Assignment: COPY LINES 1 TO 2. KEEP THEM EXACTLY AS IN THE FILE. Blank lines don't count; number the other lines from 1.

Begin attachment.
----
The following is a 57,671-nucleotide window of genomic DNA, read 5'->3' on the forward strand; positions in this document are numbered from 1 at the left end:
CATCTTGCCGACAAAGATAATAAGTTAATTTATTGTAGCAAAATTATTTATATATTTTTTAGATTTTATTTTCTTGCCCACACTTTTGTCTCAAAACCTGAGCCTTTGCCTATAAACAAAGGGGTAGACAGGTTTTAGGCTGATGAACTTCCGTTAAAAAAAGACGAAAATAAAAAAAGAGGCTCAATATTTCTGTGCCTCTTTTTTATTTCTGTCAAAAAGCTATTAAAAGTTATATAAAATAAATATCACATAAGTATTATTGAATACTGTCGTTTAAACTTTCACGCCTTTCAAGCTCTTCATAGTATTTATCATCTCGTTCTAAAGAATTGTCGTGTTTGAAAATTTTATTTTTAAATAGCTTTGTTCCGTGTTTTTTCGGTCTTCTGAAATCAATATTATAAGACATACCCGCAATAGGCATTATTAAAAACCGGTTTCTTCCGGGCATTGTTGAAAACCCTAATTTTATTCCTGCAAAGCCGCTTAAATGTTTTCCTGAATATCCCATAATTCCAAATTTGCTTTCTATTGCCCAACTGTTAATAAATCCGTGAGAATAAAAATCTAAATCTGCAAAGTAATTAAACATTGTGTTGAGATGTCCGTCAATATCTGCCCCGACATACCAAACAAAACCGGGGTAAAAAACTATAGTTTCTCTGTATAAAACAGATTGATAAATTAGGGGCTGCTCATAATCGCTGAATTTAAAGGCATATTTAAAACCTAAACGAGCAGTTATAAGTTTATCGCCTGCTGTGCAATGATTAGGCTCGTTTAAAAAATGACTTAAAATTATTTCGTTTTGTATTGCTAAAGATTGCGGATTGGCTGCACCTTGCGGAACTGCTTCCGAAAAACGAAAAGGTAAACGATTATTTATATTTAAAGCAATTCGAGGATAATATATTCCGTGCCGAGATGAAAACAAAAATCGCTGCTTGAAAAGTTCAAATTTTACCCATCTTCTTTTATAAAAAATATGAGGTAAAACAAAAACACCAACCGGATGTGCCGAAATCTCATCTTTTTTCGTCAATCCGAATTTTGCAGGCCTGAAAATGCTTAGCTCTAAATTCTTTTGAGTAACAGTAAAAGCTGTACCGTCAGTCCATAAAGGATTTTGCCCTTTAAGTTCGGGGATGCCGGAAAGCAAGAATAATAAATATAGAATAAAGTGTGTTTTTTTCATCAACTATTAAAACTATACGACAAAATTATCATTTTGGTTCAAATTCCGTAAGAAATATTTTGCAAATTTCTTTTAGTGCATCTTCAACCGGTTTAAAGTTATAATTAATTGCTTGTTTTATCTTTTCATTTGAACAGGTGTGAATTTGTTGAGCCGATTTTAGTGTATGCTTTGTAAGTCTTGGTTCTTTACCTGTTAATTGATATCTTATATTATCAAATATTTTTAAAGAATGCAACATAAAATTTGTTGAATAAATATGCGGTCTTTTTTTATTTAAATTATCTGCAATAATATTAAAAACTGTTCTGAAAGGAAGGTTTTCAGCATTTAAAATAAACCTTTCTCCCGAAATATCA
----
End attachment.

The following is a 57,671-nucleotide window of genomic DNA, read 5'->3' on the forward strand; positions in this document are numbered from 1 at the left end:
CATCTTGCCGACAAAGATAATAAGTTAATTTATTGTAGCAAAATTATTTATATATTTTTTAGATTTTATTTTCTTGCCCACACTTTTGTCTCAAAACCTGAGCCTTTGCCTATAAACAAAGGGGTAGACAGGTTTTAGGCTGATGAACTTCCGTTAAAAAAAGACGAAAATAAAAAAAGAGGCTCAATATTTCTGTGCCTCTTTTTTATTTCTGTCAAAAAGCTATTAAAAGTTATATAAAATAAATATCACATAAGTATTATTGAATACTGTCGTTTAAACTTTCACGCCTTTCAAGCTCTTCATAGTATTTATCATCTCGTTCTAAAGAATTGTCGTGTTTGAAAATTTTATTTTTAAATAGCTTTGTTCCGTGTTTTTTCGGTCTTCTGAAATCAATATTATAAGACATACCCGCAATAGGCATTATTAAAAACCGGTTTCTTCCGGGCATTGTTGAAAACCCTAATTTTATTCCTGCAAAGCCGCTTAAATGTTTTCCTGAATATCCCATAATTCCAAATTTGCTTTCTATTGCCCAACTGTTAATAAATCCGTGAGAATAAAAATCTAAATCTGCAAAGTAATTAAACATTGTGTTGAGATGTCCGTCAATATCTGCCCCGACATACCAAACAAAACCGGGGTAAAAAACTATAGTTTCTCTGTATAAAACAGATTGATAAATTAGGGGCTGCTCATAATCGCTGAATTTAAAGGCATATTTAAAACCTAAACGAGCAGTTATAAGTTTATCGCCTGCTGTGCAATGATTAGGCTCGTTTAAAAAATGACTTAAAATTATTTCGTTTTGTATTGCTAAAGATTGCGGATTGGCTGCACCTTGCGGAACTGCTTCCGAAAAACGAAAAGGTAAACGATTATTTATATTTAAAGCAATTCGAGGATAATATATTCCGTGCCGAGATGAAAACAAAAATCGCTGCTTGAAAAGTTCAAATTTTACCCATCTTCTTTTATAAAAAATATGAGGTAAAACAAAAACACCAACCGGATGTGCCGAAATCTCATCTTTTTTCGTCAATCCGAATTTTGCAGGCCTGAAAATGCTTAGCTCTAAATTCTTTTGAGTAACAGTAAAAGCTGTACCGTCAGTCCATAAAGGATTTTGCCCTTTAAGTTCGGGGATGCCGGAAAGCAAGAATAATAAATATAGAATAAAGTGTGTTTTTTTCATCAACTATTAAAACTATACGACAAAATTATCATTTTGGTTCAAATTCCGTAAGAAATATTTTGCAAATTTCTTTTAGTGCATCTTCAACCGGTTTAAAGTTATAATTAATTGCTTGTTTTATCTTTTCATTTGAACAGGTGTGAATTTGTTGAGCCGATTTTAGTGTATGCTTTGTAAGTCTTGGTTCTTTACCTGTTAATTGATATCTTATATTATCAAATATTTTTAAAGAATGCAACATAAAATTTGTTGAATAAATATGCGGTCTTTTTTTATTTAAATTATCTGCAATAATATTAAAAACTGTTCTGAAAGGAAGGTTTTCAGCATTTAAAATAAACCTTTCTCCCGAAATATCA